You have to have a heart of stone not to feel some sympathy for the airline industry because of the enormous amount of money it pays to credit card companies.

True, it's only 3% or so, but a major airline that gets 85% of its payments by credit card could easily pay more than $50 million a year in merchant fees to Visa, MasterCard, American Express and all the rest. Small wonder, then, that airlines have been looking for ways to reduce that cost, and small wonder that ARC has been exploring an incentive program to get corporations to pay in cash.

The math, however, simply isn't on the airlines' side.

Let's say the airlines offered a cash rebate of 1.5% to commercial accounts that switch from plastic to cash. The buyer loses the float from the card and the data stream from the credit card company, and its travelers lose the benefit of all the perks, points or frequent-flyer miles that come with the card.

It's hard to see how that's worth one-and-a-half points. On a $1 million account, it's $15 grand -- a close call.

If there's a travel agency in the mix, it gets worse. The agent has to extend credit to the customer for at least one reporting period and probably several, or talk the client into setting up a cash reserve. And then there's the question of whether the agent will get to keep any part of the 1.5%.

For agent and client, 1.5% just doesn't cover it. The airline, of course, could offer more. It could offer 2%, but at that point the program might not be worth the bother.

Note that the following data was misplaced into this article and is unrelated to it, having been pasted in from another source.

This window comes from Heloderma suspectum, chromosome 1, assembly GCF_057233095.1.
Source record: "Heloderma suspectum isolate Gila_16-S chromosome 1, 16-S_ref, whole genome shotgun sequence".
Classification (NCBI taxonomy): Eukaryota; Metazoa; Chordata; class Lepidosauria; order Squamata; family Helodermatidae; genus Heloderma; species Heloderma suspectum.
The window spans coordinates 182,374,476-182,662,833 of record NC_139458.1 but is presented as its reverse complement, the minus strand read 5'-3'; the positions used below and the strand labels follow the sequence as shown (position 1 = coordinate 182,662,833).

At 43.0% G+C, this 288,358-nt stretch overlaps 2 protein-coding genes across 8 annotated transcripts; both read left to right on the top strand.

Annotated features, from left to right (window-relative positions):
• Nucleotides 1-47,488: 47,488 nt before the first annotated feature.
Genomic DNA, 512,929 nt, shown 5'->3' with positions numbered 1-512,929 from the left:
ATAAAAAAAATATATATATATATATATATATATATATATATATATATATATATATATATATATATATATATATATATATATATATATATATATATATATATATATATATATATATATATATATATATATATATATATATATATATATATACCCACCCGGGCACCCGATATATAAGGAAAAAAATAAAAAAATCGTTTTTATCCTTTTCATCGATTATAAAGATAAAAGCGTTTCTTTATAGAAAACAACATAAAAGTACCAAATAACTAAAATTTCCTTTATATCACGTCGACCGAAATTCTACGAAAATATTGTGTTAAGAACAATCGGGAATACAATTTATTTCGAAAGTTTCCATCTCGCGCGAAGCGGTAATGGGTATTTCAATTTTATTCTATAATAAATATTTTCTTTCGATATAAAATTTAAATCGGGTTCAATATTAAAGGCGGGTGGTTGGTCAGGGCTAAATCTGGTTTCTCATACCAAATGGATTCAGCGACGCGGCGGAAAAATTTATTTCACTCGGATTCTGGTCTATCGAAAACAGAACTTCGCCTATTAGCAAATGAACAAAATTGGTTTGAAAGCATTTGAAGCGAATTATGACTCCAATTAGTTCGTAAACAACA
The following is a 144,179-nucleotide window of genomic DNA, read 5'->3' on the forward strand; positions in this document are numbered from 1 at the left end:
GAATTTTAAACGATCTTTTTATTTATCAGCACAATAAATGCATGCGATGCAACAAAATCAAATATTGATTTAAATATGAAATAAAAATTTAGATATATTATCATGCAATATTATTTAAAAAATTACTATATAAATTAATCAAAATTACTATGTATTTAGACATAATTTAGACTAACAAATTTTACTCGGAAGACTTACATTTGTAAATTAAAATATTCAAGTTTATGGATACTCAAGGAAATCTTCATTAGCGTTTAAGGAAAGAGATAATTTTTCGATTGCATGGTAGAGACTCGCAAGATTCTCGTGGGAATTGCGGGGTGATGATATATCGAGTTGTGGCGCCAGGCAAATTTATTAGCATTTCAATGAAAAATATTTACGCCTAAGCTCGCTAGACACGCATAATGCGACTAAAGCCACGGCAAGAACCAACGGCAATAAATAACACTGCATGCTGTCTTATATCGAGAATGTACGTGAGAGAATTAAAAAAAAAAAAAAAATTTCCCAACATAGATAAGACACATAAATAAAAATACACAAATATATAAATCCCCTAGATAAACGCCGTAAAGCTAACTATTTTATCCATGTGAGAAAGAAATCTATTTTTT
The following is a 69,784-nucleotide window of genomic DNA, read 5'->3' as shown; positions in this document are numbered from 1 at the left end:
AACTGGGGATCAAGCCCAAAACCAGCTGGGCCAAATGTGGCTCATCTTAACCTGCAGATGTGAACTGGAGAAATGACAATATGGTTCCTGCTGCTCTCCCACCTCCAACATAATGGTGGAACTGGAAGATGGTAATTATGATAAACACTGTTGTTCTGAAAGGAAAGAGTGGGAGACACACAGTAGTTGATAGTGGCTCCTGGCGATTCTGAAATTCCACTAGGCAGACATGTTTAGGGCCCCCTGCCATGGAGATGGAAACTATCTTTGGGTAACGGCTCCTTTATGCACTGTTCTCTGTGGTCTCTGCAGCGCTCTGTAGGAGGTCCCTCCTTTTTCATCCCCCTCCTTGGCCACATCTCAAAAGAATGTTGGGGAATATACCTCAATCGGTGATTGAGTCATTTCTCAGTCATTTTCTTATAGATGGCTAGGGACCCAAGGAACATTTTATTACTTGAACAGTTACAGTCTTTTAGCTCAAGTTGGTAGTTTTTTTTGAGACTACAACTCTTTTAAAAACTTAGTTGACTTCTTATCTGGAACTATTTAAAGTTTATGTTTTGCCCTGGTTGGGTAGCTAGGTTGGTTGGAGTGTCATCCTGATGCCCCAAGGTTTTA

This suggests to us that the credit card companies have priced their services just about right.

The airlines, of course, could counter that it's unfair that agents and clients derive benefits from the use of plastic without incurring anything near the costs that the airlines have to pay. This is true. Life is unfair.

But it's unfair to everybody. Every merchant, everywhere, pays the credit card merchant fee. Memo to airlines: It's called a cost of doing business.

We might be more sympathetic to the airlines' plight if they were a little more creative.

Like a lot of airline "cost-cutting," a rebate program such as this doesn't really reduce costs at all. Rather than create some new efficient process, the rebate idea would simply move a cost item off the airlines' ledger and onto somebody else's, while creating extra work for others -- a stratagem that should be all too familiar to experienced airline agents, employees, customers, GDS providers and other vendors.

While the rebate idea was pushed to the back burner, we have no doubt that it will return, along with other ingenious airline proposals to rid themselves of what they see as this pesky "distribution cost."

These proposals might find a more sympathetic audience if they introduced new efficiencies into the process.

In the meantime, hold on to your wallets.

Seeing the light

If you need a reminder that our aviation security apparatus is still encumbered with window-dressing and feel-good policies that don't add much in the way of security, refer to the news item that the TSA is lifting the ban on cigarette lighters in commercial aircraft.

We are now being told that lighters, once a security threat, are no longer to be treated as such. This comes after the government confiscated 11 million lighters from air travelers last year. Yes, 11 million.

How's that for fraud, waste and abuse?

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